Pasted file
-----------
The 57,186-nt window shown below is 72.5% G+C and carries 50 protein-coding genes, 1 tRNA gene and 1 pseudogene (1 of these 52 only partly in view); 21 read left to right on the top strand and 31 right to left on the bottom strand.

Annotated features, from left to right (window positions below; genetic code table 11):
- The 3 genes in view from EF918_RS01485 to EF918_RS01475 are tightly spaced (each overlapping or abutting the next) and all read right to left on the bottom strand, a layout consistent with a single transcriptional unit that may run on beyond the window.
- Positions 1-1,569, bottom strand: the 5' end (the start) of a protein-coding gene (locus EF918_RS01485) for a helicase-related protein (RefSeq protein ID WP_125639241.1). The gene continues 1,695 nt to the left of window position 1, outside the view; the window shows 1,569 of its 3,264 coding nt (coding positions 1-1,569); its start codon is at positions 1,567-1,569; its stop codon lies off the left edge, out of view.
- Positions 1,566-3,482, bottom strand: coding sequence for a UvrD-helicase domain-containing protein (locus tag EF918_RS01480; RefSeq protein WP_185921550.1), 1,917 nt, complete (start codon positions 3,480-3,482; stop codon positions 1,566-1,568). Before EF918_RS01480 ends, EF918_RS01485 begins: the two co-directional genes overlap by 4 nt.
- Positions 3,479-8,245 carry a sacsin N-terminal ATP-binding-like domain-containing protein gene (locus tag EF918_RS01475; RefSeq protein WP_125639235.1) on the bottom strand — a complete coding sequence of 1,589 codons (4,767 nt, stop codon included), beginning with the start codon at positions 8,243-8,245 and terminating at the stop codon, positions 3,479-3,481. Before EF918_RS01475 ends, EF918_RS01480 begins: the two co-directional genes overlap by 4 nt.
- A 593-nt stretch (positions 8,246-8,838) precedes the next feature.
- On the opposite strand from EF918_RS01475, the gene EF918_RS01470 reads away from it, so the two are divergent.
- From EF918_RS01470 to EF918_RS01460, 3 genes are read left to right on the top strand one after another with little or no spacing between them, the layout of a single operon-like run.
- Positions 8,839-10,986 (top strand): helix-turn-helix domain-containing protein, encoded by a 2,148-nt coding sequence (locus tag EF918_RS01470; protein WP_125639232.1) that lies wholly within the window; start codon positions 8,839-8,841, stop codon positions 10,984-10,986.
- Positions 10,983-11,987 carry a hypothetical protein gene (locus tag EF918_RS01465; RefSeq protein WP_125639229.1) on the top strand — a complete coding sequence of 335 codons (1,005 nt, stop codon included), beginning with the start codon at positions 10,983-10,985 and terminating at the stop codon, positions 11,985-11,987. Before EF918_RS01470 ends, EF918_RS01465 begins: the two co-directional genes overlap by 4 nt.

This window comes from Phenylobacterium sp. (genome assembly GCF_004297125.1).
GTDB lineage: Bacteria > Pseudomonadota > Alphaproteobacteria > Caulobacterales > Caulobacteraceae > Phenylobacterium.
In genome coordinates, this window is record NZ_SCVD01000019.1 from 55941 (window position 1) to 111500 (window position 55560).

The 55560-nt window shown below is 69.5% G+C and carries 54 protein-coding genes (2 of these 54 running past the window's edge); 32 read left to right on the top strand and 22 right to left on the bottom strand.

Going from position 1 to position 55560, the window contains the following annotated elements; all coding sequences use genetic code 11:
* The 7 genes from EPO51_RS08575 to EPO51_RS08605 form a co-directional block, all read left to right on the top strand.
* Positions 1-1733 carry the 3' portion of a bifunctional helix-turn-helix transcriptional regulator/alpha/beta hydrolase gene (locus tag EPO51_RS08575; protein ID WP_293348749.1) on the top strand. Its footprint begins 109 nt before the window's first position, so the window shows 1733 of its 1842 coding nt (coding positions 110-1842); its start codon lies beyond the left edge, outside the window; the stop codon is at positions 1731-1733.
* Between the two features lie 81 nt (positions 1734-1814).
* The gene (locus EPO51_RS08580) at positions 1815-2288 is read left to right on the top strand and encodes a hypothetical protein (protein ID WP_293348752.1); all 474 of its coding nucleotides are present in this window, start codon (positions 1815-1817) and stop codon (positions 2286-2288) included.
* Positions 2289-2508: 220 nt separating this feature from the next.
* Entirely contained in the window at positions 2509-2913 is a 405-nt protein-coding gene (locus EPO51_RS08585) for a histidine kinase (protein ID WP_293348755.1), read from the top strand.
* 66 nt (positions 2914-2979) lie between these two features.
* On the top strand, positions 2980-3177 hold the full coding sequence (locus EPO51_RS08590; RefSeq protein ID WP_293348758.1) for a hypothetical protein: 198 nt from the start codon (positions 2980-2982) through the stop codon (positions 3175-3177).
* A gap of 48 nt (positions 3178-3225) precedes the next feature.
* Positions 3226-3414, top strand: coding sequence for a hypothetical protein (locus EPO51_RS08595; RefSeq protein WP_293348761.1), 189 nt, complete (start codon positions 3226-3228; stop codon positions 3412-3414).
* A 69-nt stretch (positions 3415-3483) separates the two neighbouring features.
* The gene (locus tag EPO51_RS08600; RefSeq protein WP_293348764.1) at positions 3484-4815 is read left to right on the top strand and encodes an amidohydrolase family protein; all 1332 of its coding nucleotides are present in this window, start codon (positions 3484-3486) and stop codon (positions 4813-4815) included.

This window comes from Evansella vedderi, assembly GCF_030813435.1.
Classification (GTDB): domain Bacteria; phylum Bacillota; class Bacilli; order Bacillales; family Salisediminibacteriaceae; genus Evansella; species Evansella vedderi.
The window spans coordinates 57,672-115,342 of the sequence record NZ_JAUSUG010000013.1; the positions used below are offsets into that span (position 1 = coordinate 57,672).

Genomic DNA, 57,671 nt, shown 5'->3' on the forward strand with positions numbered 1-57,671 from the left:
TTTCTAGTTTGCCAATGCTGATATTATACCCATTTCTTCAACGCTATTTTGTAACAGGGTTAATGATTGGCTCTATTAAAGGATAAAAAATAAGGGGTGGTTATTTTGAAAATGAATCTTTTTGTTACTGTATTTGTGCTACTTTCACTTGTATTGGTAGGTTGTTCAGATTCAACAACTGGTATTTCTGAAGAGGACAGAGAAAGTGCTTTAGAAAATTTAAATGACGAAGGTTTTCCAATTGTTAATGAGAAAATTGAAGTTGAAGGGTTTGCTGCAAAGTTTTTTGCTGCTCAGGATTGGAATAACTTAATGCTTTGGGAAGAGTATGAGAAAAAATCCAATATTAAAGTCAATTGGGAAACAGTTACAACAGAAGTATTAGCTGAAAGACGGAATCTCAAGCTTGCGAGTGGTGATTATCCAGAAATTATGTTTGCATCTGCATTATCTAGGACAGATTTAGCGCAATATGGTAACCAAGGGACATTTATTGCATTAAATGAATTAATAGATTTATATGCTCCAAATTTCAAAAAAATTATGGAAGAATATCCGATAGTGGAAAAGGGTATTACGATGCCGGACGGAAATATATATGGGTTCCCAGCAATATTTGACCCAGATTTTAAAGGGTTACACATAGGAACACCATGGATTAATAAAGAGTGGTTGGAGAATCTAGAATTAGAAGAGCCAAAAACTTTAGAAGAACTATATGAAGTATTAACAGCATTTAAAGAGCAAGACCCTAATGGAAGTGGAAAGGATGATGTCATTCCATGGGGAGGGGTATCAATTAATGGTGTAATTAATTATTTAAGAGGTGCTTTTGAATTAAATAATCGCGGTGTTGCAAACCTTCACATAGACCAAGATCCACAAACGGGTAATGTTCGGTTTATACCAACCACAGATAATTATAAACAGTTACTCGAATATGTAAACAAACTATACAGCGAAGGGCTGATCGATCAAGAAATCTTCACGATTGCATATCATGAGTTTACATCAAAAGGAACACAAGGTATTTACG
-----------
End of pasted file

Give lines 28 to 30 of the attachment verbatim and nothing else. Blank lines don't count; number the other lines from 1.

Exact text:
* The gene (locus tag EPO51_RS08600; RefSeq protein WP_293348764.1) at positions 3484-4815 is read left to right on the top strand and encodes an amidohydrolase family protein; all 1332 of its coding nucleotides are present in this window, start codon (positions 3484-3486) and stop codon (positions 4813-4815) included.

This window comes from Evansella vedderi, assembly GCF_030813435.1.
Classification (GTDB): domain Bacteria; phylum Bacillota; class Bacilli; order Bacillales; family Salisediminibacteriaceae; genus Evansella; species Evansella vedderi.